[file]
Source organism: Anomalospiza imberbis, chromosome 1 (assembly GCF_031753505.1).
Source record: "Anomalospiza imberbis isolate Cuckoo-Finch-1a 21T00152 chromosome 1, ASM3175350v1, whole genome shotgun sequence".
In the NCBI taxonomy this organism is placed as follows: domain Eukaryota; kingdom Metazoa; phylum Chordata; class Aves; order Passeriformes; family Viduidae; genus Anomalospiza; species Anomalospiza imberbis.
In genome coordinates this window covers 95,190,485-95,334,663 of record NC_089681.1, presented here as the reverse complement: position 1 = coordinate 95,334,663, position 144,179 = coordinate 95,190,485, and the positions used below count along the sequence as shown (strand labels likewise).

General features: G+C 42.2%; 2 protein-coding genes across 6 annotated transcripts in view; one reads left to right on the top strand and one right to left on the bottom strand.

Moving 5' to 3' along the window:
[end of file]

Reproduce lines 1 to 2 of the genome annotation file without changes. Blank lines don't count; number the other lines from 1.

Source organism: Anomalospiza imberbis, chromosome 1 (assembly GCF_031753505.1).
Source record: "Anomalospiza imberbis isolate Cuckoo-Finch-1a 21T00152 chromosome 1, ASM3175350v1, whole genome shotgun sequence".